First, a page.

The end of the COVID-19 pandemic will not be primarily due to the actions of command economies, even though the biggest one in the world had a pretty good head start.
And the end will of course arrive with smart governmental action, subsidies and preorders, and loans. That’s perfectly fine in a capitalist/market economy.
Did anyone think vaccines would come at scale first from China, Russia, Vietnam, North Korea, Cuba or Venezuela? What might that tell us?
Should we maybe tone down our political rhetoric and say we’d like to see more subsidy, smart welfare programs like Canada and Sweden and elsewhere and not “abolish capitalism” or adopt Socialism? It’s a deliberately provocative question, but there’s been a bunch of provocation by those who would be happy to tear it all down. (What say you, Ms. Sawant?)
It’s not fashionable to be a defender of capitalism on social media. I get it. The logos aren’t as cool and it makes you sound uncompassionate.
But would a neo-Marxist solution to this pandemic be more compassionate? Who is prepared to justify that argument? How long would effective vaccines take to develop, how many more would die, what freedoms would you have, how many vaccines would there be, and… would you trust it or them? Would you have a choice to take it? Which is more compassionate? I think those neo-Marxists who wish to destroy capitalism and private ownership of the means of production (and I’m referring to the extreme ones, not those who simply want a more generous welfare state) are taking a whole lot for granted.
Something they should maybe chat about as they drive in their electric vehicles to the next “tear it all down” protest.
Taking the other side of the table, just so you don’t misinterpret what I’m saying: last night I blitzed through “The Pharmacist” on Netflix, a terrific documentary about the heroic actions of a New Orleans pharmacist and the OxyContin opioid crisis.
Much as smarty-pants types might wish to assume I’m being pollyanna here, I’m not oblivious to the many downsides of pure profit motive in healthcare and toxic waste and autos and private prisons and Silkwood and cigarettes and asbestos and hedge funds and yada yada far more. I grew up watching 60 Minutes takedowns, cleanup of the Exxon Valdez and far more. Lord knows, Hollywood presents the ugly downsides of corporate America on the regular.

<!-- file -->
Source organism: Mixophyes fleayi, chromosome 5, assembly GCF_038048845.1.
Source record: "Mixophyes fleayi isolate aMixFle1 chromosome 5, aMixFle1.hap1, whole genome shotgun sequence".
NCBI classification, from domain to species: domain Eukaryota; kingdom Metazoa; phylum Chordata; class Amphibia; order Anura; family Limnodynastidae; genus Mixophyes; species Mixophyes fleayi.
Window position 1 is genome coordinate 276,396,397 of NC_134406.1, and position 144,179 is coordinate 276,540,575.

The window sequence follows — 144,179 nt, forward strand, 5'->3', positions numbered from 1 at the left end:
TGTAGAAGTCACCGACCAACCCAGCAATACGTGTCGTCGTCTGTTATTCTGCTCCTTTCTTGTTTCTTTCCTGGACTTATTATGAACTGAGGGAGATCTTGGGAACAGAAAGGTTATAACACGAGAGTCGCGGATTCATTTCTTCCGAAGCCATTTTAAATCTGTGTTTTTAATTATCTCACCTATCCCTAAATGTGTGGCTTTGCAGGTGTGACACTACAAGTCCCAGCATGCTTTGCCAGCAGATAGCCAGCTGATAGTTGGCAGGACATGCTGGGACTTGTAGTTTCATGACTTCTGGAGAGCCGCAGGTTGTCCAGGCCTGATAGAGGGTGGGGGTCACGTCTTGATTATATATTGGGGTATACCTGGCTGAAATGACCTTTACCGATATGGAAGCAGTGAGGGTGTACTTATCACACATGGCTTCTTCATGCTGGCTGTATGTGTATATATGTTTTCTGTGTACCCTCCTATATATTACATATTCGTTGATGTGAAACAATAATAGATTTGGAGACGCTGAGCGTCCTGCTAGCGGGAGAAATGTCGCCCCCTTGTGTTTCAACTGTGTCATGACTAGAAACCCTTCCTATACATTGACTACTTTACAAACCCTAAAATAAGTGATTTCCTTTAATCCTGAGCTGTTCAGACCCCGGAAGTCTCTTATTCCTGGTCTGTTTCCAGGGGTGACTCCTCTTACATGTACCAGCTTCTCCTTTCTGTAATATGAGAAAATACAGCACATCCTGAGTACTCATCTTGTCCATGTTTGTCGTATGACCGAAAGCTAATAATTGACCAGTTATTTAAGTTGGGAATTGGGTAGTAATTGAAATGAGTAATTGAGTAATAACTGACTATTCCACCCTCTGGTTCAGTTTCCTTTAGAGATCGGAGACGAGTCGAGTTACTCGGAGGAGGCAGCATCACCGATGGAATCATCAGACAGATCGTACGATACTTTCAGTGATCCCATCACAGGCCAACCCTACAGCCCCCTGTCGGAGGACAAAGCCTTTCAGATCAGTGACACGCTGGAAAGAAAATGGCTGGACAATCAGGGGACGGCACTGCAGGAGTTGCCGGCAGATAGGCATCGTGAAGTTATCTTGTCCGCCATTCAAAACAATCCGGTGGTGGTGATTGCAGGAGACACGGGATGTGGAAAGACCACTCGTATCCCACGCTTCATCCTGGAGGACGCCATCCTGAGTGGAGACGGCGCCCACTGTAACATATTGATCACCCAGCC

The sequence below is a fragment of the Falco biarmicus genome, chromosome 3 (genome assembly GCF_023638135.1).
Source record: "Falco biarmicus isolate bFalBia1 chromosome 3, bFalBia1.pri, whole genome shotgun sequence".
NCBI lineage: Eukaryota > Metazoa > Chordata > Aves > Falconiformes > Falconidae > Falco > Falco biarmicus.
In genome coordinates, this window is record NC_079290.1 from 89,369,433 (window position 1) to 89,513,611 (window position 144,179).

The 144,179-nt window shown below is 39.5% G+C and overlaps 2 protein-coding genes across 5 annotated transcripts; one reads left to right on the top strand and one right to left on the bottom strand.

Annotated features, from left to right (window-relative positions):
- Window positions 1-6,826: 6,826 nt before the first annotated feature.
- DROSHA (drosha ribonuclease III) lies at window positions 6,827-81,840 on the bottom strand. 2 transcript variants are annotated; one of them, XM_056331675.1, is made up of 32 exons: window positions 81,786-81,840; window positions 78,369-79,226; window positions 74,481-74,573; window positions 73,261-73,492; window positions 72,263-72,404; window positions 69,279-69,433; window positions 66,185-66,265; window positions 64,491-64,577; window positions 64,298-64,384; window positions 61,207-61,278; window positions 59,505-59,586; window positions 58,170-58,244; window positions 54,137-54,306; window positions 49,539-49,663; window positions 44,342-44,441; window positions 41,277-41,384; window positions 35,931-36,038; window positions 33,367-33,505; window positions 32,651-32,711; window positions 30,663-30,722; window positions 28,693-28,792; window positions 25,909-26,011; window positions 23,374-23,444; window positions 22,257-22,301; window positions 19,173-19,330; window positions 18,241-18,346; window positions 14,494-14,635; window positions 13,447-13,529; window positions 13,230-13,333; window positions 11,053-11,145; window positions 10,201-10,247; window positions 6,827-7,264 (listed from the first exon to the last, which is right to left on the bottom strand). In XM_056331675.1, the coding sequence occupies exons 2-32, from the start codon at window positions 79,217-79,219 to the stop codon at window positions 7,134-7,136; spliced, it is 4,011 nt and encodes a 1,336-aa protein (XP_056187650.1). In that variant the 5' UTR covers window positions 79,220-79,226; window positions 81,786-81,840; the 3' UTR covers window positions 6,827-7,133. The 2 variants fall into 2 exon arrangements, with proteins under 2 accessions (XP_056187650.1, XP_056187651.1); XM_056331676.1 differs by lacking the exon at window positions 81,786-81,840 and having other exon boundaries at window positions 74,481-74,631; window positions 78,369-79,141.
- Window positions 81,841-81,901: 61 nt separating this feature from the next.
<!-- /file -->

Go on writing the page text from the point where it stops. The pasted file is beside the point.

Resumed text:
Suffice it to say: I am a big fan of smart, compassionate regulation. I’m a huge fan of smartly run and measured public welfare investments and guardrails. I’m half Canadian, and I think they have a lot of ideas and compassion we could adopt and move closer to.
But that’s not Socialism, and let’s not “abolish” the golden goose economic engine which makes such public welfare investments possible. Smart reforms are fine and always needed.
But teach the children facts, not bumper stickers.
Steve’s a Seattle-based entrepreneur and software leader, husband and father of three. He’s American-Canadian, and east-coast born and raised. Steve has made the Pacific Northwest his home since 1991, when he moved here to work for Microsoft. He’s started and sold multiple Internet companies. Politically independent, he writes on occasion about city politics and national issues, and created voter-candidate matchmaker Alignvote in the 2019 election cycle. He holds a BS in Applied Math (Computer Science) and Business from Carnegie Mellon University, a Masters in Computer Science from Stanford University in Symbolic and Heuristic Computation, and an MBA from the Harvard Business School, where he graduated a George F. Baker Scholar. Steve volunteers when time allows with Habitat for Humanity, University District Food Bank, Technology Access Foundation (TAF) and other organizations in Seattle.